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Consider two people: Mike and Jim. After a stressful day at work, Mike drinks a beer to help him unwind before having dinner with his family. He watches a bit of TV, and then goes to bed. Jim comes home from an equally stressful work day, plans to drink a beer, maybe two, but ends up having a 6-pack before polishing off a pint of vodka. This is a regular occurrence for Jim as he becomes increasingly argumentative with his family before going out to purchase more liquor. He gets arrested for driving under the influence and shows up late for work the next day, causing additional personal and financial strain on him and his family.
What factors are behind these different scenarios? Why is it so easy for Mike to control his alcohol intake while Jim binge drinks despite the persistent problems caused or exacerbated by alcohol? What are the motivating factors behind drug and alcohol consumption, and how do drugs affect behavior? Can stress, anxiety, or depression play a role in drug response?
Right now, my work in the Human Behavioral Pharmacology Laboratory, directed by Harriet de Wit, PhD, looks to answer these questions. We measure the effects of drugs and alcohol in healthy volunteers to improve our understanding of what drives responses to these substances.
Each person possesses their own unique risk of developing a substance use disorder. This risk can be the product of inherent traits, such as personality, or unique interactions between one's genetic makeup and the environment where they live. In our lab, we measure the effects of not just alcohol, but also stimulants (amphetamines), stimulants/hallucinogens (MDMA, "ecstasy"), depressants (anti-anxiety drugs), and marijuana-like drugs, such as tetrahydrocannabinol (THC). Recently, I have been studying how the pleasurable effects of drugs can be altered in people prone to mood elevation, as some research has shown that people with a history of mood elevation report dampened responses to alcohol, which may be a risk factor of abuse because these people need to drink more alcohol to achieve its desired effects.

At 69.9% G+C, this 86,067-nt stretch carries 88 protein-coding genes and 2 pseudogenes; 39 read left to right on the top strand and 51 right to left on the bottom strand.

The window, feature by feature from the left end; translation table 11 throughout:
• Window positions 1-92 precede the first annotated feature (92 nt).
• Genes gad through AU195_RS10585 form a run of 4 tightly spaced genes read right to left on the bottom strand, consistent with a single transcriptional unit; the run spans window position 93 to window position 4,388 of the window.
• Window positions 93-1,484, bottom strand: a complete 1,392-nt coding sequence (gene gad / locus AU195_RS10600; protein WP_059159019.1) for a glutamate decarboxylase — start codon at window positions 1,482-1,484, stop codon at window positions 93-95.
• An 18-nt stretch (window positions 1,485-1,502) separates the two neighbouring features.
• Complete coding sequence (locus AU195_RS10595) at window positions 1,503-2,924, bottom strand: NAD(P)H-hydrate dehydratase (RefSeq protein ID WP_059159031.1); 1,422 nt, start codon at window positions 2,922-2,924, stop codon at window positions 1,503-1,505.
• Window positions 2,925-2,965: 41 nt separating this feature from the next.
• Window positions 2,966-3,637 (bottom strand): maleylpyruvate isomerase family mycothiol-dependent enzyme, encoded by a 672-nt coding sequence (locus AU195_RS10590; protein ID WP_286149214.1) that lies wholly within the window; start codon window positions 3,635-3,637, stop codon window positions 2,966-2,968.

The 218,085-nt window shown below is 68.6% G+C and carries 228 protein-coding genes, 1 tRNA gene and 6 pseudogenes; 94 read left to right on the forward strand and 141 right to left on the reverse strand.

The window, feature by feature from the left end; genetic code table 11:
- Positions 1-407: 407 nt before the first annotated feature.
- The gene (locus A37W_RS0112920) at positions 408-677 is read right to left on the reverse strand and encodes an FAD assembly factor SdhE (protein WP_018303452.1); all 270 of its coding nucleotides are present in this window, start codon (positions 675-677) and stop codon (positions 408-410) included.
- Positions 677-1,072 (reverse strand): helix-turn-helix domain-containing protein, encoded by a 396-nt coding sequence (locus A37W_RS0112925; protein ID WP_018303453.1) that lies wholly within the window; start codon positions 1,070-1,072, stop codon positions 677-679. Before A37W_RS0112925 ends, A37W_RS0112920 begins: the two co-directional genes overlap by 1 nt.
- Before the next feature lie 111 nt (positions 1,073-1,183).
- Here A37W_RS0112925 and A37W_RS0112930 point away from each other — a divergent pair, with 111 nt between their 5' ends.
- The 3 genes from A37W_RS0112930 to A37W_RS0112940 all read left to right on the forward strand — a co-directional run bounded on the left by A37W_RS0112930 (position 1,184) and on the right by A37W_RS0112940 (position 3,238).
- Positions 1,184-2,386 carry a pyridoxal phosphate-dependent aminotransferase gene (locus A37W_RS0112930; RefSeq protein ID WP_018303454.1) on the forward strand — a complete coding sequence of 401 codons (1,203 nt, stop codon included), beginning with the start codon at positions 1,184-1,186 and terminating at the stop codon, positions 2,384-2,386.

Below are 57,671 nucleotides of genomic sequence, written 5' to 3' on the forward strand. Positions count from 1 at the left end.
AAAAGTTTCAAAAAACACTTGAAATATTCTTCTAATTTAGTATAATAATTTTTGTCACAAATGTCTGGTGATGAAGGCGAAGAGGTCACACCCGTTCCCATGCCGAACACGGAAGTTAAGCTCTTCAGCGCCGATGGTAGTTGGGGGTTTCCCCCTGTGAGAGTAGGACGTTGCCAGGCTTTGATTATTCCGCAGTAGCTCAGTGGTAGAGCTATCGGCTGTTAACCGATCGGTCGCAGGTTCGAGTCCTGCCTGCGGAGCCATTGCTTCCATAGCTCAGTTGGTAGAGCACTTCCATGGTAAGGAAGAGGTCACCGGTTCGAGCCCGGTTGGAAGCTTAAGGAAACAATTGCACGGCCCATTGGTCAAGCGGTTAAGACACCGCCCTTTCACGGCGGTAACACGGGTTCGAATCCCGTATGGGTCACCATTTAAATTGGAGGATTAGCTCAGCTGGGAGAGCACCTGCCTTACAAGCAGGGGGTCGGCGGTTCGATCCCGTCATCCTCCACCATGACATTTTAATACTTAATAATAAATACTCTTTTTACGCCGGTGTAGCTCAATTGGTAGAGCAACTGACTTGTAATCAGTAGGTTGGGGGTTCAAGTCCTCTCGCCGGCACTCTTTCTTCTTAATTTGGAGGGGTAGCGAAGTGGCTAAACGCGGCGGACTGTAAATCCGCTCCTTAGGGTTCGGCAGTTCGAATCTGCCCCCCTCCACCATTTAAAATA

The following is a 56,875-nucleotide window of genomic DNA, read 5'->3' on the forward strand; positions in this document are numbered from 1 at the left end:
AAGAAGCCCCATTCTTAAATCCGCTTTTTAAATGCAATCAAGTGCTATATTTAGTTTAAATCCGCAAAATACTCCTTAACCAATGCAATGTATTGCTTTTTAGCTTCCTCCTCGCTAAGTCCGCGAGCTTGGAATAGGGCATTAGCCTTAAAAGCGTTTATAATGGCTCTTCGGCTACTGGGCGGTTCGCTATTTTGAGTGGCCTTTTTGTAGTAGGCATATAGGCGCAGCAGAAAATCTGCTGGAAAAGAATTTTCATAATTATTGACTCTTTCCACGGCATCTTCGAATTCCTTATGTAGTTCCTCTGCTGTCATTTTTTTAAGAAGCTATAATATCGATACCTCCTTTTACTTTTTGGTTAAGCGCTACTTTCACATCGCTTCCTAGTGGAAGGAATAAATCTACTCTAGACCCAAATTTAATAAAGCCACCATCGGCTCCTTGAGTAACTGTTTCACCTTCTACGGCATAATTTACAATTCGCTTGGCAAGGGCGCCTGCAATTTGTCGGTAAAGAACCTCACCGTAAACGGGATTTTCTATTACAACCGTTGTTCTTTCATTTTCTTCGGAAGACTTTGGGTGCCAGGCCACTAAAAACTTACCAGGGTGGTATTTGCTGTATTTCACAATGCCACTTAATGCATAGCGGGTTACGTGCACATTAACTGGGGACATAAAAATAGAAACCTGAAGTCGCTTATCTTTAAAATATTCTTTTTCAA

Not all drugs produce noticeable, psychoactive effects. We also study lesser-known drugs that may alter mood and behavior in other ways. Recently, I completed a study that investigated the effects of cannabidiol (CBD), a non-psychoactive drug found in the cannabis (marijuana) leaf. CBD has little abuse potential because it does not produce feelings of 'high' or 'euphoria', so researchers are actively studying if it can be used as a medicine to treat various diseases and mental disorders.
Drug abuse remains a major global health burden. Recent data indicate that 66.7 million people in the United States aged 12 or older report binge drinking in the past month and 27.1 million people aged 12 or older report using an illicit substance in that same timeframe. Furthermore, these numbers do not reflect the millions of Americans dependent on prescription pain killers, which, in 2016 spurred the United States Surgeon General to write a letter to every physician in the country asking them to take measures to diminish the opioid crisis currently sweeping the nation.
Drugs, as a medicine or poison, have the ability to cure and kill, and some drugs can carry significant abuse potential. Not everyone has someone like Jim in their family, but most people know of someone who has struggled with addiction. Ultimately, my hope is that my research here at The University of Chicago will lead to better approaches to prevent and treat drug abuse.